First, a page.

In the end I couldn’t think of another solution. Weirdly I had an issue with having a lot of extra length in my bodice compared to the skirt, but only at the front. I was able to ease it, but it took three attempts. When I tried the dress on, it looked weird. I tested the pockets and… they were on the back of the dress. I had seamed the wrong side of the skirt 🤦🏽♀️
My inability to tell left from right bites me again. I spent ages undoing the incorrect stitching and sewing the skirt together on the correct side. I then re-did the waist seam and it went together much more smoothly.
I tried on the dress and I’m really happy with the fit. I love the way this dress makes my figure look.
The last step was to insert the zip. That part was relatively pain-free. I hand-tacked the dress to the zip before stitching to ensure the waistband seams would line up- this definitely helped. I probably should have used a 1cm seam allowance rather than 1.5cm because the dress is a teeny bit tight at the waist. My makes normally give slightly with wear, so I don’t think it’s worth the bother of reinstalling. Now just the hem and a bit of finishing and this dress will be ready!
Fabric: 2m of viscose costing £18 (I paid £2.95 p&p for this and the fabric for my cloud tee). I also used less than a metre of viscose lining (a scrap so I will not cost this)
Pattern: £18 (second use)
Notions: All bought ages ago so no idea. Let’s provisionally say £5
Total: About £33
I managed to think about my knitting plans for 2018 already and my sewing needs a similar level of thought. I’m going to take part in the Make Nine challenge again this year. I think nine garments is a manageable number, both in terms of time taken to make items and ensuring that I sew responsibly.
- Stripy Lark
- Ultimate shirt in Liberty fabric
- Third day dress in viscose
- Wearable toile- copy of the perfect pencil skirt I have
- Threadcount 1617– I think I will start out with a toile using a viscose remnant I have.
- I also have my eye on some beautiful viscose with a monstera (my favourite leaf) print for a second version. I won a £20 voucher from Sew Over It’s #SOIshowoff competition, which would buy 1.5m
- Teal anorak
- Dotty Linden
Specific things I’d like to do
Repair pink Macaron Take up mushroom Cleo Finish second day dress
I’m very excited about these projects, especially the ideas I’ve carried over from last year. I still have a lot on my plate, so I find it difficult to find a lot of sewing time. This just motivates me to make the most of the time I do have and create useful and long-lasting garments. I’m looking forward to Me Made May already and one or two more items would be very handy.
I’m also going to start being totally transparent about the costs for each of my projects. While I’m happy to spend money on my passions (why else do I work hard?) I have got into a bad habit of spending thoughtlessly. I know that I spent well over £600 on craft stuff last year. That’s a lot. While I don’t make things with the explicit intention of saving money, it would be good to track how much I do spend.
After all the effort that went into finishing my Macaron, I nearly destroyed the dress on its second outing. I was climbing over a fence to get out of a park and decided to show off by jumping down. I managed to catch the skirt on one of the spikes, popping most of the side seam (which looked great for the rest of the evening) and also tearing the fabric.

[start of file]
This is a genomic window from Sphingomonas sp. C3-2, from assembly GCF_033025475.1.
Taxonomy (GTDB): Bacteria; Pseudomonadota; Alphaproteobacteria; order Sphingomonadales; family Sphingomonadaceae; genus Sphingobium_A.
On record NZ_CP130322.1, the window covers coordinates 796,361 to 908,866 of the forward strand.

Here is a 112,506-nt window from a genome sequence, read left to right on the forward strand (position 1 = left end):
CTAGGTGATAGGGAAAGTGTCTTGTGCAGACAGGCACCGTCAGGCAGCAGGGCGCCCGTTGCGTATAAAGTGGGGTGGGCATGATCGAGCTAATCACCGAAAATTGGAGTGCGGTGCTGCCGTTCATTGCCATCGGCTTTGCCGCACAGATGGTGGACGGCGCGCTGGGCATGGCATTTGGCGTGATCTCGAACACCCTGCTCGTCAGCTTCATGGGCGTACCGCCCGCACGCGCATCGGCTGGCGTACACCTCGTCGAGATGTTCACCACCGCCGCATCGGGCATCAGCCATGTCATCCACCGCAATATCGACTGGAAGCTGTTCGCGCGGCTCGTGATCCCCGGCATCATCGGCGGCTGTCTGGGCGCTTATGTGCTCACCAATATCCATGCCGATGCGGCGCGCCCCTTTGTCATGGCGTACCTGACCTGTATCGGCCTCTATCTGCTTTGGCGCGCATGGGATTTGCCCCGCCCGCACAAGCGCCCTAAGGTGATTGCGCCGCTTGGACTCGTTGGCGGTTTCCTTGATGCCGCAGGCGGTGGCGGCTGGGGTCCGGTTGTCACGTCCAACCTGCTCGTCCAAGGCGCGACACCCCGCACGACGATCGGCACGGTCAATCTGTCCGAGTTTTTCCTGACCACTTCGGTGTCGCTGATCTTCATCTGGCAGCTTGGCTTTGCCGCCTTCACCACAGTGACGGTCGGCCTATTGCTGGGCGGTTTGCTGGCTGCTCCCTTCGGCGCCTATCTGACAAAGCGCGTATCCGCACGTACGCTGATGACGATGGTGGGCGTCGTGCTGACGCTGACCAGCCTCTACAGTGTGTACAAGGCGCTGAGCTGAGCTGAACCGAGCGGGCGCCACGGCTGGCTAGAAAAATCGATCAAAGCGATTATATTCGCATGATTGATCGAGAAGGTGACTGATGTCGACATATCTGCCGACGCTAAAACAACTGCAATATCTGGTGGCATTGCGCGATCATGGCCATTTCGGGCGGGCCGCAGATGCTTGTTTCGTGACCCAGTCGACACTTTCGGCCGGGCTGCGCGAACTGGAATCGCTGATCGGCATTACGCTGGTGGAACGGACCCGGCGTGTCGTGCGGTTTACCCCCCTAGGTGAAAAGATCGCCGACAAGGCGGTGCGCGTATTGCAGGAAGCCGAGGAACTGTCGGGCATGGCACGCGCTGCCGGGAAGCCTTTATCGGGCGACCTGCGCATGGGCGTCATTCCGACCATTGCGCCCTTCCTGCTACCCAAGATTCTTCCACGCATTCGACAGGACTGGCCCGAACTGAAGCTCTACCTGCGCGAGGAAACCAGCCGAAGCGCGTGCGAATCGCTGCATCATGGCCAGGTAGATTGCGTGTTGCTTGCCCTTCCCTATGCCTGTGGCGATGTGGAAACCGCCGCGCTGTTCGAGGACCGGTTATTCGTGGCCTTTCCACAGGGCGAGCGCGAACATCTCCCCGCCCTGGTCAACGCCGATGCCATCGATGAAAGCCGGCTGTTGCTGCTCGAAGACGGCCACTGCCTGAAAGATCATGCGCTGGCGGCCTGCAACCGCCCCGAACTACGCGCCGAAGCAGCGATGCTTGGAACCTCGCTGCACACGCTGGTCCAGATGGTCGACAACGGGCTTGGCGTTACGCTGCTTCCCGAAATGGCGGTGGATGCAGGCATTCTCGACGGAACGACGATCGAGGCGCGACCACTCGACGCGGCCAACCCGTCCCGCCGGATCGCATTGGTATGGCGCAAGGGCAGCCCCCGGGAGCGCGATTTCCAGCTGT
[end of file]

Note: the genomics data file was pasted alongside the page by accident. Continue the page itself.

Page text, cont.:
After deciding not to chuck the dress in the bin, I thought that a patch was the best solution. It wouldn’t interrupt the floral pattern and it would also serve as a permanent memorial to my ongoing foolishness.
I bought a few patches in India that I thought might do the job. However, when searching through my craft stash for something else, I found a patch that I bought from Hand Over Your Fairy Cakes. The colour palette complements my Macaron pretty well, and it was just big enough to cover the tear.
I started by loosely stitching up the rip.
I used my embroidery hoop because my aim was to make sure the fabric was hanging true before patching.
The fact that I had an iron-on patch made my job nice and easy. I could perfectly position the patch before securing with stitches.
I used the embroidery hoop again because the fabric is so light.
I didn’t do anything fancier than some small running stitches hidden in the white border. The patch is only just bigger than the hole in the fabric but I hope the glue will hold the fibres together. Also, the back of the skirt isn’t a high-stress area on the dress (unless you are doing questionable activities while wearing it.)
Overall, I found it surprisingly enjoyable to mend my dress. Even though I’m not totally in love with it, I think Macaron is a great pattern that looks really nice on, and I always get nice compliments when I wear it.
(Sorry not sorry for the cheesy pic)
I finished sewing my Macaron dress!
Sewing projects always trick me into thinking there’s hardly any work left. When I wrote my previous post about this dress, I basically thought I was done as I had constructed the bodice, skirt and sleeves. I hadn’t factored easing in the sleeves, lots of seam finishing (a step I was initially planning to skip), joining the pieces, inserting the zip and finishing the hem.
In between the two phases of making the dress, I had my sewing lesson to help me fit the bodice. Turned out that it was a fairly straightforward fix of reducing length in the back. We took a curved line out of the upper bodice so as not to disturb the style line of the pink fabric. Apparently, this is an alteration that is commonly needed if you have a larger bust and an upright posture. In fact, I have had issues with the back bodice in other dresses, so this is definitely a hot tip for future makes.
Things I’ve learnt for my next Macaron:
- Be careful to transfer all markings from pattern to fabric
- Be precise when sewing bodice seams so the pieces match at the sides
I don’t know what it is about this pattern, but it really emphasises the waist, which I absolutely love. I’m confident that I will be able to wear my dress to parties without foundation garments, eat and dance all I like, and it’ll still be flattering.
I’m really looking forward to starting work on my second iteration of this pattern. After being inspired by a dress on Pinterest, I’m on the look-out for some lace to complement the Liberty fabric. I do love a challenge!
Pattern: Macaron by Colette Patterns
Fabric: Under 2m pink rayon from Indonesia. Contrast fabric from Goldhawk Road, used less than 1m